Positive effects of competitor species richness on competitor productivity can be more pronounced at a scale that includes heterogeneity in ‘bottom-up’ environmental factors, such as the supply of limiting nutrients. The effect of species richness is not well understood in landscapes where variation in ‘top-down’ factors, such as the abundance of predators or herbivores, has a strong influence competitor communities. I asked how phytoplankton species richness directly influenced standing phytoplankton biomass in replicate microcosm regions where one patch had a population of herbivores (Daphnia pulicaria) and one patch did not have herbivores. The effect of phytoplankton richness on standing phytoplankton biomass was positive but weak and not statistically significant at this regional scale. Among no-Daphnia patches, there was a significant positive effect of phytoplankton richness that resulted from positive selection effects for two dominant and productive species in polycultures. Among with-Daphnia patches there was not a significant effect of phytoplankton richness. The same two species dominated species-rich polycultures in no- and with-Daphnia patches but both species were relatively vulnerable to consumption by Daphnia. Consistent with previous studies, this experiment shows a measurable positive influence of primary producer richness on biomass when herbivores were absent. It also shows that given the patchy distribution of herbivores at a regional scale, a regional positive effect was not detected.
Citation: Weis JJ (2016) Effect of Phytoplankton Richness on Phytoplankton Biomass Is Weak Where the Distribution of Herbivores is Patchy. PLoS ONE 11(5): e0156057. https://doi.org/10.1371/journal.pone.0156057
Editor: Peter Eklöv, Evolutionary Biology Centre (EBC), Uppsala University, SWEDEN
Received: February 3, 2016; Accepted: May 9, 2016; Published: May 19, 2016
Copyright: © 2016 Jerome J. Weis. This is an open access article distributed under the terms of the Creative Commons Attribution License, which permits unrestricted use, distribution, and reproduction in any medium, provided the original author and source are credited.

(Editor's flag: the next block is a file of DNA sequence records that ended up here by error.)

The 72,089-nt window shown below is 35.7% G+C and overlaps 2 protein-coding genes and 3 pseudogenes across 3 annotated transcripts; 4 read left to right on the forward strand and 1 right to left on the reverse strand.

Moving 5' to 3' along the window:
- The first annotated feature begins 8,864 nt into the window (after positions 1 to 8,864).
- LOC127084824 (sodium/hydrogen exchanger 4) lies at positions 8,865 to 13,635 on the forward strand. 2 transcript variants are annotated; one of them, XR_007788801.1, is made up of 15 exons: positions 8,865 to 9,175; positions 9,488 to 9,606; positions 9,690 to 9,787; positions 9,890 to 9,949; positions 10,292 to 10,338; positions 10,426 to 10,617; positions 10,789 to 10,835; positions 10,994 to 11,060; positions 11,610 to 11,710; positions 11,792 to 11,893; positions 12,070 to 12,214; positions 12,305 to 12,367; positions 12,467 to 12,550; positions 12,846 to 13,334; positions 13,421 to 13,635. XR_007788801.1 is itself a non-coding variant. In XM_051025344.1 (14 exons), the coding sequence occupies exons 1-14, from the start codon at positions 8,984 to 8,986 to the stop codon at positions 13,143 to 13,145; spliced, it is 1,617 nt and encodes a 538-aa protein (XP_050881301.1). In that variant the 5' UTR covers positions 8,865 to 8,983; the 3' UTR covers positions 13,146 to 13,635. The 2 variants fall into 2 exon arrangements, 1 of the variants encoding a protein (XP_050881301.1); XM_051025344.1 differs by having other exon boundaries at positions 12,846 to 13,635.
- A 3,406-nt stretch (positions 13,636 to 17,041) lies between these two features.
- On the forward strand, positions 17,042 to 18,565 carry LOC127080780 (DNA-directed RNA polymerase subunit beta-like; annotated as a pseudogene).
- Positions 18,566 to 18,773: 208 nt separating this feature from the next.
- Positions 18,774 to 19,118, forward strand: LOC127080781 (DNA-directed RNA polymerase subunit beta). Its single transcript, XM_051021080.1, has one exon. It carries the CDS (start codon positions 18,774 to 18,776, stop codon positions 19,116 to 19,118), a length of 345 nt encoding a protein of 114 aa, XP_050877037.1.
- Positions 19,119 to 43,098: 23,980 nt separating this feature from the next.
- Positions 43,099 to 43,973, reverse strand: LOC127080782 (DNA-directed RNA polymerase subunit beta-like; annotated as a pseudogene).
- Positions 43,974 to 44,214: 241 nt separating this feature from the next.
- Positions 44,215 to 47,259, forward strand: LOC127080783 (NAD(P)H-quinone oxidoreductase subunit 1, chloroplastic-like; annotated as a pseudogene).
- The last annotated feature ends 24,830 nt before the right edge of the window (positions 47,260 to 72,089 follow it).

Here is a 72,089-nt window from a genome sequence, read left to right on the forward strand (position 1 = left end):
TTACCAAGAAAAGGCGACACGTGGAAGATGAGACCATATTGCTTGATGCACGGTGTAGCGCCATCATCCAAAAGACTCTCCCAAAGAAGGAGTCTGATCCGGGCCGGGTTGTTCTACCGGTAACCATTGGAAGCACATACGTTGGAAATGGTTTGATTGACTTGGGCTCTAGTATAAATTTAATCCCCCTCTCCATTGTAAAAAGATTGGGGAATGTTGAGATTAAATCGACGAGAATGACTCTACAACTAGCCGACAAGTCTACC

Data Availability: All data are available from Dryad at the link http://datadryad.org/review?doi=doi:10.5061/dryad.jq07s.
Funding: This study was funded by a National Science Foundation Graduate Research Fellowship and a grant from the Lee Pierce Fund awarded to JJW. Additional funding and support was provided by Yale University. The funders had no role in the study design, data collection and analysis, decision to publish, or preparation of the manuscript.
Competing interests: The authors have declared that no competing interests exist.
The diversity of competing species influences the magnitude of ecosystem functions such as the uptake of limiting resources and the production of biomass in food webs [1–4]. Experiments have shown that competitor richness tends to have a positive effect on competitor biomass and productivity [3–5]. This positive effect is often linked to the more efficient uptake of resources in species-rich communities; either because species use resources in complementary ways under complex environmental conditions (positive complementarity effects) or because increased richness increases the likelihood of including highly productive and dominant species (positive selection effects)[6–8]. However, the strength and even the direction of the direct effects of competitor species richness can vary and are not well quantified in many realistic environments and food webs [2,9]. To date, most empirical assessments of the direct effects of competitor species richness come from experimental manipulations of species richness , where direct effects can be easily quantified . Individual experimental units often lack important components of environmental heterogeneity that allow for realistic competitive interactions and niche partitioning among species [11,12]. Experiments that have simultaneously manipulated species richness and environmental heterogeneity, either within or among experimental units, have shown that positive effects of species richness on competitor productivity can be more pronounced at a scale that includes this heterogeneity [13–16]. These experiments have addressed environmental heterogeneity in ‘bottom-up’ environmental factors such as the balance of limiting resources or the frequency of disturbance. The effect of species richness is not well understood in landscapes where variation in ‘top-down’ factors, such as the abundance of predators, has a strong influence on the richness, composition, and productivity of competitor communities at lower trophic levels (for example [17,18]).